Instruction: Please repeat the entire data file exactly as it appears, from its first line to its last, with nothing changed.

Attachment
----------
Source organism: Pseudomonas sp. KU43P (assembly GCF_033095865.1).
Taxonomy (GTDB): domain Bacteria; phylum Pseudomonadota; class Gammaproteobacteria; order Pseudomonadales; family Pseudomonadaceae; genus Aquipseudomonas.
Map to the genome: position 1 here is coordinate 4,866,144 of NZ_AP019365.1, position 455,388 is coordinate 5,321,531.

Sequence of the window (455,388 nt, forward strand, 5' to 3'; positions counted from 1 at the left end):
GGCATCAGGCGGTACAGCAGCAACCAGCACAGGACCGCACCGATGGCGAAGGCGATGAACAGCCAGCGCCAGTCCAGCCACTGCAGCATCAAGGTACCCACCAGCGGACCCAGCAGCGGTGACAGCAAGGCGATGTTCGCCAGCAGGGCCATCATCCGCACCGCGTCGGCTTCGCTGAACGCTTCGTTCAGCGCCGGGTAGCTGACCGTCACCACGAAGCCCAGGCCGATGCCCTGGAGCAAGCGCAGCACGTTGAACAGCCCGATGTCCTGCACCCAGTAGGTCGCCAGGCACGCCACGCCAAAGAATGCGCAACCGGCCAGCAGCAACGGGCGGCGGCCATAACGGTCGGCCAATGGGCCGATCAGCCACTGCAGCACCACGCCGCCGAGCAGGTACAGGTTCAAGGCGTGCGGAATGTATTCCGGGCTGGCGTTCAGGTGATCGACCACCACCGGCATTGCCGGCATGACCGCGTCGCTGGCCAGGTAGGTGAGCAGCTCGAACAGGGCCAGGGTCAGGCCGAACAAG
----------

Source organism: Pseudomonas sp. KU43P (assembly GCF_033095865.1).
Taxonomy (GTDB): domain Bacteria; phylum Pseudomonadota; class Gammaproteobacteria; order Pseudomonadales; family Pseudomonadaceae; genus Aquipseudomonas.
Map to the genome: position 1 here is coordinate 4,866,144 of NZ_AP019365.1, position 455,388 is coordinate 5,321,531.

Sequence of the window (455,388 nt, forward strand, 5' to 3'; positions counted from 1 at the left end):
GGCATCAGGCGGTACAGCAGCAACCAGCACAGGACCGCACCGATGGCGAAGGCGATGAACAGCCAGCGCCAGTCCAGCCACTGCAGCATCAAGGTACCCACCAGCGGACCCAGCAGCGGTGACAGCAAGGCGATGTTCGCCAGCAGGGCCATCATCCGCACCGCGTCGGCTTCGCTGAACGCTTCGTTCAGCGCCGGGTAGCTGACCGTCACCACGAAGCCCAGGCCGATGCCCTGGAGCAAGCGCAGCACGTTGAACAGCCCGATGTCCTGCACCCAGTAGGTCGCCAGGCACGCCACGCCAAAGAATGCGCAACCGGCCAGCAGCAACGGGCGGCGGCCATAACGGTCGGCCAATGGGCCGATCAGCCACTGCAGCACCACGCCGCCGAGCAGGTACAGGTTCAAGGCGTGCGGAATGTATTCCGGGCTGGCGTTCAGGTGATCGACCACCACCGGCATTGCCGGCATGACCGCGTCGCTGGCCAGGTAGGTGAGCAGCTCGAACAGGGCCAGGGTCAGGCCGAACAAG